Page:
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Game of Gold Decrease in Participation

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Golf is considered one of the most popular sports in the world. In the United States, a significant number of middle classes chose to play instead of other sports. The results of the Sports&Fitness Industry Association show that one of their lowest points in the years was the number of Americans who played golf in 2014. The number of young people between 18 and 30 who play the same game in the past five years has decreased by 35%. In the past decade, golf courses were the de facto playground and most people were attracted to high profile professional golfers such as Tiger Woods (Tuttle, 2014). Nevertheless, the golf business that looked unassailable in the past decade is slowly becoming less popular and many people prefer to play other sports. Companies involved in the production and sales of golf products have experienced low sales, resulting into losses. Statistics show that there has been a significant decline in the number of people participating in golf worldwide. All qualities that were used to describe golf as the most preferable sport are now working against it. This paper explains some of the reasons why participation in golf has been on the decrease in the past five years.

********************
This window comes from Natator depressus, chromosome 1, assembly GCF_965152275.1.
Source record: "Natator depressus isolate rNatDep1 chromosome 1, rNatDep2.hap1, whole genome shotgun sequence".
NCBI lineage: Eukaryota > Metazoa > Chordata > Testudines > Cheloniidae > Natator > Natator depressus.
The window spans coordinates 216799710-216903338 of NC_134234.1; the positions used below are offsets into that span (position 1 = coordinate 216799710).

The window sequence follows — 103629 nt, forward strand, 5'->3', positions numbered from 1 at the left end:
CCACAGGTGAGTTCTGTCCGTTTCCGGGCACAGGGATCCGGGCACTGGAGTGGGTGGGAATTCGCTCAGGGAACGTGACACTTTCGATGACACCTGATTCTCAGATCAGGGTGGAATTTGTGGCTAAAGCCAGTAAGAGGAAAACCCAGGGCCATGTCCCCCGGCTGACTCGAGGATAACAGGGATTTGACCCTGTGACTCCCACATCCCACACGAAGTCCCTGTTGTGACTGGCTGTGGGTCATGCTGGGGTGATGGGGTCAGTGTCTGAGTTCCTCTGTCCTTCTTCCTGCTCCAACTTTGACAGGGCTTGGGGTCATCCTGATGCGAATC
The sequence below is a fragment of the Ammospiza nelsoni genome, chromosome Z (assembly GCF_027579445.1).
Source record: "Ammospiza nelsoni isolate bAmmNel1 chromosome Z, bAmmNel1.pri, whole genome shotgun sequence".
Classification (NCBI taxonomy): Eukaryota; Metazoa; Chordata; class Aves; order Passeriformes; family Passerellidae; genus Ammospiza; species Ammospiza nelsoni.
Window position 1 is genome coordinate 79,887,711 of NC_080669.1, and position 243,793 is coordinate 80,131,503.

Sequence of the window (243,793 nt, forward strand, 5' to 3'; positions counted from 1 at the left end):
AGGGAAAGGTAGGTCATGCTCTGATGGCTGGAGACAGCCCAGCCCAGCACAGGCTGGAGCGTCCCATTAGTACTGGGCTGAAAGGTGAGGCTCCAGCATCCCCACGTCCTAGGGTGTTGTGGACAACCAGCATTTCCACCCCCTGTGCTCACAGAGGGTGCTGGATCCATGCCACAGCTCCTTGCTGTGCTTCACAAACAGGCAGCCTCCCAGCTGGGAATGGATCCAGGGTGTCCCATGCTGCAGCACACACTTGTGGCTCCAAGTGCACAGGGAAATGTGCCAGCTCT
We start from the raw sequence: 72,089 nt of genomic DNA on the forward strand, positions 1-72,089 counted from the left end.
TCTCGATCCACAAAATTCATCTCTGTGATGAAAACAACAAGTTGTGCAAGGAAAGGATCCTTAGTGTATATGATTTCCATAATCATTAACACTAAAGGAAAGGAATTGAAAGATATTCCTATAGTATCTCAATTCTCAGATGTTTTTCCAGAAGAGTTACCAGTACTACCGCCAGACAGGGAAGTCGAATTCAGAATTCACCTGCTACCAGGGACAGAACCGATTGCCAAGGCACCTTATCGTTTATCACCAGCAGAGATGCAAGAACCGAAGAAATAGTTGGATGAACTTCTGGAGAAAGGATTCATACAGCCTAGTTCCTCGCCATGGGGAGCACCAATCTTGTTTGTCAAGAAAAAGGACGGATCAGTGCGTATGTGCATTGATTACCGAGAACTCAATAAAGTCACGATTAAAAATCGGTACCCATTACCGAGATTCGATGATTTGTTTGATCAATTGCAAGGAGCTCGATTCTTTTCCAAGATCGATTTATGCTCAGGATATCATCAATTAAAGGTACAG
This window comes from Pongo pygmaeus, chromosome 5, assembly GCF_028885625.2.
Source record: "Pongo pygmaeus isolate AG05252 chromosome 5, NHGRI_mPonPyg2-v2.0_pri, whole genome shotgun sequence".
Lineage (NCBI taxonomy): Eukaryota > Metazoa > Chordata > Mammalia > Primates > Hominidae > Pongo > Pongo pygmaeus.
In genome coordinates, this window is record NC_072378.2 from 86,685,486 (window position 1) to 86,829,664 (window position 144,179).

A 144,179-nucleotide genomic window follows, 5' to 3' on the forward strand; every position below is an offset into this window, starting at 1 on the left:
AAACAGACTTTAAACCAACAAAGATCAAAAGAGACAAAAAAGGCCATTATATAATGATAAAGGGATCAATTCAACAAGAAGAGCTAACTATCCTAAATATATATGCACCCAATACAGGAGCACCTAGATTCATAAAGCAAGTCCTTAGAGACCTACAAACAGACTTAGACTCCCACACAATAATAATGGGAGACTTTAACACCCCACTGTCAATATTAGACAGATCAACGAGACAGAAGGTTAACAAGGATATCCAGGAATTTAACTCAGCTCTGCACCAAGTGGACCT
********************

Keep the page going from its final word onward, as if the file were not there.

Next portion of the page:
Why there has been a decrease in Participation in the Game of Golf
A major factor that has contributed to decreased participation in golf is the decrease in leisure time among most Americans. There is increased participation professional and occupational activities which always results into little time being allocated for leisure activities such as playing golf. Studies show that there is a decline in leisure participation among both male and female Americans (The Economist.com, 2015). There is increased participation of teens and youths in school activities which limit their participation in golf. Most people only find a few hours during the weekends to participate in golf but they may also be occupied with other activities such as attending to their gardens, performing domestic duties, or watching television. A number of people also prefer to watch golf games at home because it involves little physical activities which makes it less effective in promoting physical health. A number of people have preferred not to participate in golf because they do not want to be Tiger Woods, but only to watch him.